June 30, 2007 – Pope John Paul II and Immigration Law and Policy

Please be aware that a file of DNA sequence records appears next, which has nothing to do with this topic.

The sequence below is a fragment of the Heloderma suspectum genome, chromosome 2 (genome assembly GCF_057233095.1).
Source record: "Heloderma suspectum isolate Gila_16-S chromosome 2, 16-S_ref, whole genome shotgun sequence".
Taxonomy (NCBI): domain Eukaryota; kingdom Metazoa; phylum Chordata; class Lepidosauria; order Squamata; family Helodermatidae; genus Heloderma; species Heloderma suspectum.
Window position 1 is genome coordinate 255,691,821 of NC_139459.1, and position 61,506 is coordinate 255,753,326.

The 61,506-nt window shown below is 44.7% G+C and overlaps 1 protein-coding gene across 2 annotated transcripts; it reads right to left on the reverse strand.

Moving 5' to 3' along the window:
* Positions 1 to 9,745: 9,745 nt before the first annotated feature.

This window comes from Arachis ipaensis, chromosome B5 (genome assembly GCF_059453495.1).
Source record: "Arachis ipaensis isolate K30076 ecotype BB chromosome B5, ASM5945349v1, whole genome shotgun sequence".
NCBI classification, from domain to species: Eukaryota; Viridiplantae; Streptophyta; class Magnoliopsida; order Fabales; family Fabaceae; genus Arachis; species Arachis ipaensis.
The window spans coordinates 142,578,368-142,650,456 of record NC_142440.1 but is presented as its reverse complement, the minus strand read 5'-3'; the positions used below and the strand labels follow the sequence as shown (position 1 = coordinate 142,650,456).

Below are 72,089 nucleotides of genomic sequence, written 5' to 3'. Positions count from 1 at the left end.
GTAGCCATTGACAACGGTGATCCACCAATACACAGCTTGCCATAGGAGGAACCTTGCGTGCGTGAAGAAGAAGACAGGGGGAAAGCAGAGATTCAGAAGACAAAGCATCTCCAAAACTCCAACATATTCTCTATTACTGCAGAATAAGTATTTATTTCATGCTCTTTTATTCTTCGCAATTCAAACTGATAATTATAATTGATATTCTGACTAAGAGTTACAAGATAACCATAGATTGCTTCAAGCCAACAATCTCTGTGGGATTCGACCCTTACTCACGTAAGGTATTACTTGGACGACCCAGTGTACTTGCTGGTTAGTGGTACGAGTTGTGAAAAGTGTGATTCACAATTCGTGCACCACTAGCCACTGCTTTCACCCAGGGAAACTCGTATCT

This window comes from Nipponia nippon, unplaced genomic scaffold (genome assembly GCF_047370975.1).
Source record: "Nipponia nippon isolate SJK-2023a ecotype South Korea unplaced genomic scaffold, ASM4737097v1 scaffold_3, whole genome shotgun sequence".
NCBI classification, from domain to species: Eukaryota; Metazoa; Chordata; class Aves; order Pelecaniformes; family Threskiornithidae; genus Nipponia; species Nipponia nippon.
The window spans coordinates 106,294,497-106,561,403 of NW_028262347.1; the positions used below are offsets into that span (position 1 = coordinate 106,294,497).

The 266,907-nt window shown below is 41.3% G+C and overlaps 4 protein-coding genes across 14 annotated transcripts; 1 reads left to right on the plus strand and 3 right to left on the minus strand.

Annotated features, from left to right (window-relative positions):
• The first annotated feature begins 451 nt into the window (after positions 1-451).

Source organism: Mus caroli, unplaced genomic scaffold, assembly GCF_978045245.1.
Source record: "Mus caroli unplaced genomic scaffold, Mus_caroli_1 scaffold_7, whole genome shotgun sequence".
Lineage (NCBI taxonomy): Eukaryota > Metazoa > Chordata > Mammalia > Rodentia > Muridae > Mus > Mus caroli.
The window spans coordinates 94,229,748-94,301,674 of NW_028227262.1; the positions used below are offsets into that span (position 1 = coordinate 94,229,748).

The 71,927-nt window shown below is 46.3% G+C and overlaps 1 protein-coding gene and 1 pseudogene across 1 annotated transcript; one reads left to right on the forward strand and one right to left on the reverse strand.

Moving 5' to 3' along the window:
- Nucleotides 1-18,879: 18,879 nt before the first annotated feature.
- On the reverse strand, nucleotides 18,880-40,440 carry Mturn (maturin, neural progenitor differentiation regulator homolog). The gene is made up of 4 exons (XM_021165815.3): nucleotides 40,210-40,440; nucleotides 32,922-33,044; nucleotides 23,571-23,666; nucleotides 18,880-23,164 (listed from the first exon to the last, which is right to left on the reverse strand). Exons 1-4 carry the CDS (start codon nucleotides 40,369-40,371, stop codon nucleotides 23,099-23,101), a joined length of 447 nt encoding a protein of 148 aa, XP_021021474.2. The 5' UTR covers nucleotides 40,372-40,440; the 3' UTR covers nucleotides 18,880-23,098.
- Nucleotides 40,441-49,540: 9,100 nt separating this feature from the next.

The immigration debate in the United States and in other developed countries has proved vitriolic and divisive, one view espousing limited immigration based on a stringent selection process reflecting the interests of the inhabitants and the other advocating a more open border in which the needs and desires of intending immigrants are considered. The debate is fueled by the unlawful presence of millions of foreigners in the United States, as well as by concerns for security from overseas terrorists. Some also point to the risks of entry by terrorists due to porous borders. Conversely, others favor making immigration easier, and giving those here without status the opportunity to obtain work authorization and eventual citizenship. Both sides tend to view immigrants as objects–either as workers or as welfare recipients or criminals. While one side sees a benefit to their presence, the other views them as a burden. Neither side considers immigrants as subjects, with both rights and responsibilities. The Catholic Church has proposed an alternative solution to migration issues, which addresses the immigrant as a subject, through its social teaching, as expressed in encyclical letters, addresses, and other public statements of church leaders. The late Pope John Paul II was a particularly active advocate for this position, calling for respect for the humanity, dignity, and needs of the immigrant, while recognizing the impact on both the community the migrant leaves and the one he enters.